LIMA — Thomas Greenland was surprised by the fanfare when he returned to Columbus International Airport from Washington, D.C.
Greenland had just finished an Honor Flight to the nation’s capital, but the retired U.S. Army corporal was not anticipating the bagpipes, the water cannons nor the hundreds of cheering strangers who greeted him as if he were returning home from war.
Greenland was drafted into the army at 23 years old during the early years of the Vietnam War, barely missing deployments to Korea and Vietnam.
“I’ve been out since 1965 and nobody’s ever said much of anything,” he said. This homecoming was different.
The Honor Flight network has flown more than 245,000 veterans like Greenland to Washington, D.C., since the nonprofit organization was founded in 2005, according to its website.
The flights have since become a popular tradition, whisking elder veterans to Arlington National Cemetery, the Vietnam Wall and other national monuments erected in their honor, all at no cost to those who served through the end of the Vietnam War, including veterans of World War II and the Korean War.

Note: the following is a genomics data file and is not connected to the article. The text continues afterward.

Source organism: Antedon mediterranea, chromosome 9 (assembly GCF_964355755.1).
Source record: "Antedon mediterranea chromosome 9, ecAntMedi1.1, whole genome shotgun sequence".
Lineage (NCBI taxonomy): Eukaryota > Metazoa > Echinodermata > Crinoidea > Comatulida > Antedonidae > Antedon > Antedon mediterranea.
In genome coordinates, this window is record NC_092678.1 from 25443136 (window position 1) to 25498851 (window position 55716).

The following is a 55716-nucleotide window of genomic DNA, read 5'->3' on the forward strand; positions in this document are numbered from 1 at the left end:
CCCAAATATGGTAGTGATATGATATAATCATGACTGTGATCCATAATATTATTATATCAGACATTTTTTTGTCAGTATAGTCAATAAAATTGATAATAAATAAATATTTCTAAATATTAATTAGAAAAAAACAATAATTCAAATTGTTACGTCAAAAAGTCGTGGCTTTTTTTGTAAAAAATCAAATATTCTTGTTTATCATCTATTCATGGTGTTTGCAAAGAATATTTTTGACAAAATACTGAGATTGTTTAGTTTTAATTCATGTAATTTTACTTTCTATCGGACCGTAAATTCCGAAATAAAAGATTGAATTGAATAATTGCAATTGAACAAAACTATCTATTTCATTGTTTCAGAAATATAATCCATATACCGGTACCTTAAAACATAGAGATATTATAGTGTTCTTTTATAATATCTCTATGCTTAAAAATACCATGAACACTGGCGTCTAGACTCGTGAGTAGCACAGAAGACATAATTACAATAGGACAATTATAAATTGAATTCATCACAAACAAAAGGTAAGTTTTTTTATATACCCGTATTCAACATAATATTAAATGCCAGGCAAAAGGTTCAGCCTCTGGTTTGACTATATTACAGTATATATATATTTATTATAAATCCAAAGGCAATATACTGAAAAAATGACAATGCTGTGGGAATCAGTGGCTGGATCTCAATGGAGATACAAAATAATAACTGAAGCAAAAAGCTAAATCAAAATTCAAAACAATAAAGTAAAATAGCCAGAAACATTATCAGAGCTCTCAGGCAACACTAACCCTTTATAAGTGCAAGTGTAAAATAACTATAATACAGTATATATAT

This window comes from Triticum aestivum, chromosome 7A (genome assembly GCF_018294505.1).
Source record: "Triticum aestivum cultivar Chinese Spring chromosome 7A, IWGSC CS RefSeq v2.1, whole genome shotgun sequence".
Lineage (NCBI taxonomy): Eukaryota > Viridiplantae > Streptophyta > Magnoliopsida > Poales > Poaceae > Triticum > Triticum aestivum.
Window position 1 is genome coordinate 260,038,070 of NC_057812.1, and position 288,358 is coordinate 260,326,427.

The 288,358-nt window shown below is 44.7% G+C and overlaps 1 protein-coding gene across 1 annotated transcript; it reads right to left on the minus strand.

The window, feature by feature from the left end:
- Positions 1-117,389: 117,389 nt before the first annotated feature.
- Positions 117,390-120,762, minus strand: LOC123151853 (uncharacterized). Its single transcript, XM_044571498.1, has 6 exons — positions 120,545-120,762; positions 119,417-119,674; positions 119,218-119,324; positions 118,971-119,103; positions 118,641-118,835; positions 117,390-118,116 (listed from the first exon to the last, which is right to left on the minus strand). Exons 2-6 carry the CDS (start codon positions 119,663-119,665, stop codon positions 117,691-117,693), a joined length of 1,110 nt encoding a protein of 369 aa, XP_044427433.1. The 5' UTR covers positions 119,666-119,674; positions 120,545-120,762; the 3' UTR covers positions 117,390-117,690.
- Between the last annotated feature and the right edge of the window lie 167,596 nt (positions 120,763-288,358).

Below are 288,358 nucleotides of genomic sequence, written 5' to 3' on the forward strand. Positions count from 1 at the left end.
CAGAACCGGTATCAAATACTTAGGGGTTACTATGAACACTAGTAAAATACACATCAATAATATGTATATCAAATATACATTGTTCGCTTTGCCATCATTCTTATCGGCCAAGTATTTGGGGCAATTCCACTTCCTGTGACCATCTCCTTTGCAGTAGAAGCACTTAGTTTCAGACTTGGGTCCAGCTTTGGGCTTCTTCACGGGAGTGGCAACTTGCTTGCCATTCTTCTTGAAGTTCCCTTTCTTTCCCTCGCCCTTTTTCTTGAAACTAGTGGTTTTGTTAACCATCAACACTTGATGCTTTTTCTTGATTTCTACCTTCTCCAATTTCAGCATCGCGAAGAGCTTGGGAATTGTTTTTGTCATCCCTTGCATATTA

Priority is given to terminally ill and Purple Heart veterans as well as those who served during World War II.
The tradition is something of a second homecoming for those whose first was marked by public backlash to the draft and unpopular wars.
This time, the fanfare is more fitting of a hero: Water cannons shoot over the airplane as it lands in Washington, D.C., a tribute repeated at the end of the return flight home.
There are personalized mail bags filled with memorabilia and letters from family, friends and strangers waiting for the veterans to read on their own, often in private.
Passersby and schoolchildren stop to pay their thanks too as the group is escorted through the nation’s capital.
The group is then greeted by a chorus of bagpipes and hundreds of onlookers, comprised of family, friends and strangers waiting at the Columbus International Airport at the conlcusion of the trip.
It was all a surprise for Greenland, who was accustomed to apathy from strangers.
“They’re all shaking your hand and thanking you,” Greenland said. One girl in D.C. told Greenland: “If it wasn’t for your kind of people, we wouldn’t be free,” he recalled.